Jacqueline Carey currently resides in the state of Michigan. Jacqueline Carey was born in 1964.
Jacqueline Carey has published or released items in the following series...
Reviews - What do customers think about The Anthology at the End of the Universe: Leading Science Fiction Authors on Douglas Adams' The Hitchhiker's Guide to the Galaxy (Smart Pop series)?
HG2 Nov 9, 2007
Absolutely hilarious! Makes me want to listen to the radio broadcast all over again.
A Wonderful Romp Through the H2G2 Universe Mar 5, 2007
These authors take you through the 5-book Trilogy (although they mostly focus on the first 3 books) in a series of essays. They are all light hearted, but some of them are more serious that others. It also includes a great interview of Douglas Adams from the 80s.
I had a lot of fun with the book and remembering my favorite scenes. The essays also helped me see different interpretations of the actions of the characters. I recommend it for the bookshelf of any H2G2 fan!
An inside look at Hitchhikers Guide to the Universe Aug 23, 2005
Twenty essays make up The Anthology at the End of the Universe and each author basically tries to tell us what is so important about the 5 book Hitchhiker's Guide trilogy. It's sort of like the old joke about the blind men each trying to describe an elephant when they each had only a small piece of the animal in their grip. No one essay can be expected to give you a definitive answer as to what the Hitchhiker's Guide is truly about or what Douglas Adams' message was when he wrote it. What the essays do is give you an understanding of why the books are so popular and how so many people have found a place for them in their lives and hearts.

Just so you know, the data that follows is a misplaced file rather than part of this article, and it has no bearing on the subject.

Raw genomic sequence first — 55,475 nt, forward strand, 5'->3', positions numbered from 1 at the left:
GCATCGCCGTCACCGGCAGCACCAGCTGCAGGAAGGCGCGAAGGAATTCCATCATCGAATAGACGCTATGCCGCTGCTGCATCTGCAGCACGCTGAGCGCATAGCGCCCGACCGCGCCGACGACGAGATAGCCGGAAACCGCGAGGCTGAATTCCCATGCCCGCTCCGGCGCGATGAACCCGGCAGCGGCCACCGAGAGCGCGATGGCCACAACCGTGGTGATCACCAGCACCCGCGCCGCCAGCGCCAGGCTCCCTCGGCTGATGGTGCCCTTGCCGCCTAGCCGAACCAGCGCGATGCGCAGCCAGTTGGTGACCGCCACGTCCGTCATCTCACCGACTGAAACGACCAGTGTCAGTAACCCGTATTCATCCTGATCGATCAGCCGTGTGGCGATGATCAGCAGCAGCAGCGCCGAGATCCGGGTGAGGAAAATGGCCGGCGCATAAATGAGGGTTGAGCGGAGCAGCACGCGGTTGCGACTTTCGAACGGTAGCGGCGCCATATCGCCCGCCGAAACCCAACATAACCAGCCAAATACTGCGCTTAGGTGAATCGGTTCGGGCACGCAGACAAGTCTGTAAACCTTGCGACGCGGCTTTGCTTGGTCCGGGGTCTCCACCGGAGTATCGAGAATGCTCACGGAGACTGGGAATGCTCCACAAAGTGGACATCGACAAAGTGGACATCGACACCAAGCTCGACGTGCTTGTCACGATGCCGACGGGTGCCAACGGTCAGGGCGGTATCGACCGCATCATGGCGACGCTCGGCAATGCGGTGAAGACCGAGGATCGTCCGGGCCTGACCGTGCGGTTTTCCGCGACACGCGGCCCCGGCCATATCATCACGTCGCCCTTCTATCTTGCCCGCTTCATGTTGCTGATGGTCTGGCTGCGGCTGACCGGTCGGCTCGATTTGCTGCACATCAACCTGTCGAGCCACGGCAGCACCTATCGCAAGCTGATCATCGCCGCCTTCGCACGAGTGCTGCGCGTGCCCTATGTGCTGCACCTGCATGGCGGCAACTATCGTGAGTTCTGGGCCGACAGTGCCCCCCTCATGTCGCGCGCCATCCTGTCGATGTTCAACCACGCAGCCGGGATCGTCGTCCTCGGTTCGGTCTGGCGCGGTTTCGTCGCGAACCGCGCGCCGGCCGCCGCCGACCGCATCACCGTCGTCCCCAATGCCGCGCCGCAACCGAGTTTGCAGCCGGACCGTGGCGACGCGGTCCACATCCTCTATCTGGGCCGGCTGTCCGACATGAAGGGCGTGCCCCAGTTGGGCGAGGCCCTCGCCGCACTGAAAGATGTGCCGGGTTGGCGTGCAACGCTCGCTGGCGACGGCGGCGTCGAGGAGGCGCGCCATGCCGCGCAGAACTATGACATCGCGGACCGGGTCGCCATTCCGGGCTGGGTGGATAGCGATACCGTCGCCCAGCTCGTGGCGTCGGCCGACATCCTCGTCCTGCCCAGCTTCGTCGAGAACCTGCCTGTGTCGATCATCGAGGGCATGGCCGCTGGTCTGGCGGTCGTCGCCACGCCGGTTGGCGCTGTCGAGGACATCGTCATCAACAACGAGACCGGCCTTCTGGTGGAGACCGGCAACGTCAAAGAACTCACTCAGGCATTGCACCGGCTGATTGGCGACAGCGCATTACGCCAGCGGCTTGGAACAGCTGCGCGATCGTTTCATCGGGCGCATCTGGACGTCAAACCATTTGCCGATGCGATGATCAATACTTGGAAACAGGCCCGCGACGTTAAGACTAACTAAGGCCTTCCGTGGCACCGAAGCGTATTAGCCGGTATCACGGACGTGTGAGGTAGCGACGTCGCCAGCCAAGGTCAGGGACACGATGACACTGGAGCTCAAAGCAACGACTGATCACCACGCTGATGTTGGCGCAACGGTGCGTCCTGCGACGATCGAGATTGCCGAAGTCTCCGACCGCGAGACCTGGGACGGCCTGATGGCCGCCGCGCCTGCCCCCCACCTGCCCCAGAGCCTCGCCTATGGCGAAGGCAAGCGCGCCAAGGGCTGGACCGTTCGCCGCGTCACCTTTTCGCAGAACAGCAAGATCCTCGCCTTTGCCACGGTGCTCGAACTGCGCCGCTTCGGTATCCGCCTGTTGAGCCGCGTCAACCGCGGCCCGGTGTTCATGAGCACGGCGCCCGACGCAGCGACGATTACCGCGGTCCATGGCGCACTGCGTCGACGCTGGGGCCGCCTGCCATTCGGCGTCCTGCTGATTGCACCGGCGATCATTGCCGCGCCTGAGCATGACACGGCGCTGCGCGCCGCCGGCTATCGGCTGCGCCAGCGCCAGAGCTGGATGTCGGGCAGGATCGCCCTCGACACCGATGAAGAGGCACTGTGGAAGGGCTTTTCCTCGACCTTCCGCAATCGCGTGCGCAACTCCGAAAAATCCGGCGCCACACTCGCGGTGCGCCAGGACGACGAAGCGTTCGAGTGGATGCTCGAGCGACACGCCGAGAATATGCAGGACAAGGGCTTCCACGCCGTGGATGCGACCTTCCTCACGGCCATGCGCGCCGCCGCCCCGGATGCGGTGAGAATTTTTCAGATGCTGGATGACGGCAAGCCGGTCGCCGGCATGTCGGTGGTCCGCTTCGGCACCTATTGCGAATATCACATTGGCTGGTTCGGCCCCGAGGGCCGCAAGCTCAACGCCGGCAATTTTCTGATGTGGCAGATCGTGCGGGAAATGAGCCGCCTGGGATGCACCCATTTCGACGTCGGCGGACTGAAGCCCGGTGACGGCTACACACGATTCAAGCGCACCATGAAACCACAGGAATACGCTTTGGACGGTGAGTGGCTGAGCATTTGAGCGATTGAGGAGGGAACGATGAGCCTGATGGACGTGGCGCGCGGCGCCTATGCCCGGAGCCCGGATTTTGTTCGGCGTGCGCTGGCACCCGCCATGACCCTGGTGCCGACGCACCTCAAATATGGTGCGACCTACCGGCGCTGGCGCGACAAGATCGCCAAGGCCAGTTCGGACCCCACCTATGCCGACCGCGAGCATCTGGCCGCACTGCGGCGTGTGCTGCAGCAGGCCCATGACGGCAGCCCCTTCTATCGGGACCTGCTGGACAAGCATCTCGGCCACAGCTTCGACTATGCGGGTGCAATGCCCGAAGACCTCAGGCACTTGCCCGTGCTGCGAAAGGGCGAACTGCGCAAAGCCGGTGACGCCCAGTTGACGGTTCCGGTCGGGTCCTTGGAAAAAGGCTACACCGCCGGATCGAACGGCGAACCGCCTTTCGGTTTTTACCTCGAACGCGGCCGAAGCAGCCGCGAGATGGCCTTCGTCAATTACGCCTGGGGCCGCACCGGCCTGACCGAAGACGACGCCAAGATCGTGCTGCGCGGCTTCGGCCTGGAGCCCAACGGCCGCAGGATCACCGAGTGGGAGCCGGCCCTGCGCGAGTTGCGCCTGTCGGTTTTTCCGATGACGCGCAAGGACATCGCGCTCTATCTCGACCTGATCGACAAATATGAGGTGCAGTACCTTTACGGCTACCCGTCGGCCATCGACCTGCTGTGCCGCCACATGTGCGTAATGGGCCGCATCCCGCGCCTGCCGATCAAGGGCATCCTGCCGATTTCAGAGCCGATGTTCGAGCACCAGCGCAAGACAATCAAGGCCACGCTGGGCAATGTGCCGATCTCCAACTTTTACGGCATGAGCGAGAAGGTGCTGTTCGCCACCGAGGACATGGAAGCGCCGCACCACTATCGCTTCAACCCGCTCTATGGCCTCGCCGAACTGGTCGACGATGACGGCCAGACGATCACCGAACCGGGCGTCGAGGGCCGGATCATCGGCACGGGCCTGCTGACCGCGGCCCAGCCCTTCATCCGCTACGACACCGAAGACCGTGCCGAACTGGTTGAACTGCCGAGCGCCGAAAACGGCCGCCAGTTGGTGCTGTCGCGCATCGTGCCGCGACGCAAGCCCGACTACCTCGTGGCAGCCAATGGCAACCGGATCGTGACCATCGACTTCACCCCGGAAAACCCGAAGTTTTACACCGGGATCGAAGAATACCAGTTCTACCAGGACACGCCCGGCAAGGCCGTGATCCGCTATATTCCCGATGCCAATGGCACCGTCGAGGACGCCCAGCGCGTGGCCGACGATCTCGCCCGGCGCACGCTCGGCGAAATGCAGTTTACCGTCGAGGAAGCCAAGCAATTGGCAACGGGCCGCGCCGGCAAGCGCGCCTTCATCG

Some of these essays had me laughing out loud so that I had to read those parts to my husband to prove I hadn't really gone off the deep end. Other's had me wondering about how you could come up with such serious connections from a series of comedic science fiction books. Then there were the essays that had me saying, "hmm, never thought of that". And of course, being me, there were the essays that had me sniffling discreetly into a tissue. There's a lot to like in this collection of essays. However, they are essays rather than short stories and if you're looking for the latter this book is not for you.